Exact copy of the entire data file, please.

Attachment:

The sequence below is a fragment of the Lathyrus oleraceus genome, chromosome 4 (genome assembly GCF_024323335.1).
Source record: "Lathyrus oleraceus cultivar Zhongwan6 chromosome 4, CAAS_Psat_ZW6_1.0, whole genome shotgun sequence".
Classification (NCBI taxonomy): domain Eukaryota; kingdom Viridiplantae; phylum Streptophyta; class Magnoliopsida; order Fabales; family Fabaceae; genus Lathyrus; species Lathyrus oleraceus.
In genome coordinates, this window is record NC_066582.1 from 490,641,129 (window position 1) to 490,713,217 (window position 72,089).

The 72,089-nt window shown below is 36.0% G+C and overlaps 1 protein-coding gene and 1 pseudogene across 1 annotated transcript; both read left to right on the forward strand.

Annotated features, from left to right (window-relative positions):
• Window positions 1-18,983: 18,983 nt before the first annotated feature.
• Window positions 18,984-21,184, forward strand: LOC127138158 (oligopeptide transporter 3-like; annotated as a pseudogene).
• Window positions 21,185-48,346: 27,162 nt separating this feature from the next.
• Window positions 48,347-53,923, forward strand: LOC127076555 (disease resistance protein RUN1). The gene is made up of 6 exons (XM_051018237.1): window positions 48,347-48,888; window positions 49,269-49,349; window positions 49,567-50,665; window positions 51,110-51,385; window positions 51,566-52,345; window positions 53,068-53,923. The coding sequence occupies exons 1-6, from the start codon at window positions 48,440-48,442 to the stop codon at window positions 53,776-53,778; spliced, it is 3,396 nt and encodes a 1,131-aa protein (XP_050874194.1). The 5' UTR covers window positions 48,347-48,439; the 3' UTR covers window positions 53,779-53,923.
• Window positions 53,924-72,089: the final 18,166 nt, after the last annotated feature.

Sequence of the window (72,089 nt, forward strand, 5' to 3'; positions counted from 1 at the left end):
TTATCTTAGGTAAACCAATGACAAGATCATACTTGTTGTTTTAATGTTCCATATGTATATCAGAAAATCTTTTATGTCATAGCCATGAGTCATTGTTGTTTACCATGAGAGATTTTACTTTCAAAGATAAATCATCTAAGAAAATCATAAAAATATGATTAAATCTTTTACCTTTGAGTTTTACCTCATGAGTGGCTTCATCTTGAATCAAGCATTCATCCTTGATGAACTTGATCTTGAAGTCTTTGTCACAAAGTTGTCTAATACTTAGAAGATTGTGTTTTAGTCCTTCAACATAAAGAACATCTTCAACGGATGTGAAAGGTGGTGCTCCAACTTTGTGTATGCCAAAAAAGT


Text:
The sequence below is a fragment of the Lathyrus oleraceus genome, chromosome 4 (genome assembly GCF_024323335.1).
Source record: "Lathyrus oleraceus cultivar Zhongwan6 chromosome 4, CAAS_Psat_ZW6_1.0, whole genome shotgun sequence".
Classification (NCBI taxonomy): domain Eukaryota; kingdom Viridiplantae; phylum Streptophyta; class Magnoliopsida; order Fabales; family Fabaceae; genus Lathyrus; species Lathyrus oleraceus.
In genome coordinates, this window is record NC_066582.1 from 490,641,129 (window position 1) to 490,713,217 (window position 72,089).

The 72,089-nt window shown below is 36.0% G+C and overlaps 1 protein-coding gene and 1 pseudogene across 1 annotated transcript; both read left to right on the forward strand.

Annotated features, from left to right (window-relative positions):
• Window positions 1-18,983: 18,983 nt before the first annotated feature.
• Window positions 18,984-21,184, forward strand: LOC127138158 (oligopeptide transporter 3-like; annotated as a pseudogene).
• Window positions 21,185-48,346: 27,162 nt separating this feature from the next.
• Window positions 48,347-53,923, forward strand: LOC127076555 (disease resistance protein RUN1). The gene is made up of 6 exons (XM_051018237.1): window positions 48,347-48,888; window positions 49,269-49,349; window positions 49,567-50,665; window positions 51,110-51,385; window positions 51,566-52,345; window positions 53,068-53,923. The coding sequence occupies exons 1-6, from the start codon at window positions 48,440-48,442 to the stop codon at window positions 53,776-53,778; spliced, it is 3,396 nt and encodes a 1,131-aa protein (XP_050874194.1). The 5' UTR covers window positions 48,347-48,439; the 3' UTR covers window positions 53,779-53,923.
• Window positions 53,924-72,089: the final 18,166 nt, after the last annotated feature.

Sequence of the window (72,089 nt, forward strand, 5' to 3'; positions counted from 1 at the left end):
TTATCTTAGGTAAACCAATGACAAGATCATACTTGTTGTTTTAATGTTCCATATGTATATCAGAAAATCTTTTATGTCATAGCCATGAGTCATTGTTGTTTACCATGAGAGATTTTACTTTCAAAGATAAATCATCTAAGAAAATCATAAAAATATGATTAAATCTTTTACCTTTGAGTTTTACCTCATGAGTGGCTTCATCTTGAATCAAGCATTCATCCTTGATGAACTTGATCTTGAAGTCTTTGTCACAAAGTTGTCTAATACTTAGAAGATTGTGTTTTAGTCCTTCAACATAAAGAACATCTTCAACGGATGTGAAAGGTGGTGCTCCAACTTTGTGTATGCCAAAAAAGT